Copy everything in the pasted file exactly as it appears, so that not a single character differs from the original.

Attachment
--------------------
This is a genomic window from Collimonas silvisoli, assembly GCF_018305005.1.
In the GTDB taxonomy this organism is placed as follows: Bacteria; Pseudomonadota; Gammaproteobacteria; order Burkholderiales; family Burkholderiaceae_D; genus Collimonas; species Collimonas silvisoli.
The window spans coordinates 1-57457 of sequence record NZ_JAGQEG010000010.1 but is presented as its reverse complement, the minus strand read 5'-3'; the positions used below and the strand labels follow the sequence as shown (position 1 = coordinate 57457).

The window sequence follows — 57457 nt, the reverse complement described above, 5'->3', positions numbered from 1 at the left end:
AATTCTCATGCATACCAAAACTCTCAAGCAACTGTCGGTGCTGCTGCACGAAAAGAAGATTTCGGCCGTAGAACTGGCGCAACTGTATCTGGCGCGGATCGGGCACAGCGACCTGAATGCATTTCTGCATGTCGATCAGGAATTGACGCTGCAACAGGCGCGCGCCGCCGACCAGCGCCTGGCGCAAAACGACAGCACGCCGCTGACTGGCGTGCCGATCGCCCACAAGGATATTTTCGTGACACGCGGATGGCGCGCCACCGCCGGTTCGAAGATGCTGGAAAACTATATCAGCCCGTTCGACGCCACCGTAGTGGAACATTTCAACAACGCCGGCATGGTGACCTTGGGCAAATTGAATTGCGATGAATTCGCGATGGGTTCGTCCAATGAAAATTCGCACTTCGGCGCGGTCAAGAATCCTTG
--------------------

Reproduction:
This is a genomic window from Collimonas silvisoli, assembly GCF_018305005.1.
In the GTDB taxonomy this organism is placed as follows: Bacteria; Pseudomonadota; Gammaproteobacteria; order Burkholderiales; family Burkholderiaceae_D; genus Collimonas; species Collimonas silvisoli.
The window spans coordinates 1-57457 of sequence record NZ_JAGQEG010000010.1 but is presented as its reverse complement, the minus strand read 5'-3'; the positions used below and the strand labels follow the sequence as shown (position 1 = coordinate 57457).

The window sequence follows — 57457 nt, the reverse complement described above, 5'->3', positions numbered from 1 at the left end:
AATTCTCATGCATACCAAAACTCTCAAGCAACTGTCGGTGCTGCTGCACGAAAAGAAGATTTCGGCCGTAGAACTGGCGCAACTGTATCTGGCGCGGATCGGGCACAGCGACCTGAATGCATTTCTGCATGTCGATCAGGAATTGACGCTGCAACAGGCGCGCGCCGCCGACCAGCGCCTGGCGCAAAACGACAGCACGCCGCTGACTGGCGTGCCGATCGCCCACAAGGATATTTTCGTGACACGCGGATGGCGCGCCACCGCCGGTTCGAAGATGCTGGAAAACTATATCAGCCCGTTCGACGCCACCGTAGTGGAACATTTCAACAACGCCGGCATGGTGACCTTGGGCAAATTGAATTGCGATGAATTCGCGATGGGTTCGTCCAATGAAAATTCGCACTTCGGCGCGGTCAAGAATCCTTG